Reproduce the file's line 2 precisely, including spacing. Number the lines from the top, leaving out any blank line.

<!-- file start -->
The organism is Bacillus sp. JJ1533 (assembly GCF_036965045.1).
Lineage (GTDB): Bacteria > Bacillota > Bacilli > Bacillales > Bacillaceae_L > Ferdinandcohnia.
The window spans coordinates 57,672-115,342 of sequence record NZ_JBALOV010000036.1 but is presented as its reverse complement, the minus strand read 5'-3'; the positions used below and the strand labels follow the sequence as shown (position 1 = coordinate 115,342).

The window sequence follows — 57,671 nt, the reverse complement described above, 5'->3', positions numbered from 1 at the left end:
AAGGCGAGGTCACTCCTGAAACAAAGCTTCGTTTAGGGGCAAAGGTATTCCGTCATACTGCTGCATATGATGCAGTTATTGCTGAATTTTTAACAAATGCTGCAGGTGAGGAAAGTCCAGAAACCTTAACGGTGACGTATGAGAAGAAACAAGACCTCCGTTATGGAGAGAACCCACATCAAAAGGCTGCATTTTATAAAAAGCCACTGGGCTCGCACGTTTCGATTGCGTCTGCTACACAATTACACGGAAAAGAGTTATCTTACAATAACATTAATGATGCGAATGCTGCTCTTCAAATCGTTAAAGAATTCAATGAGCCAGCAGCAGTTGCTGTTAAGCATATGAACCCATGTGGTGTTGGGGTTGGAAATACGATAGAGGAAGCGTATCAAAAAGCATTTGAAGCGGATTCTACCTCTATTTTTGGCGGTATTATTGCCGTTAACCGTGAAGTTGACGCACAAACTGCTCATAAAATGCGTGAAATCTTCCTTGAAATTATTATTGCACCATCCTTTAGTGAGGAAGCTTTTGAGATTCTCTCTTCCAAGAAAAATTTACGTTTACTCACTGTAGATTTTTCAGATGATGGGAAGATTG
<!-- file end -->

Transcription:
Lineage (GTDB): Bacteria > Bacillota > Bacilli > Bacillales > Bacillaceae_L > Ferdinandcohnia.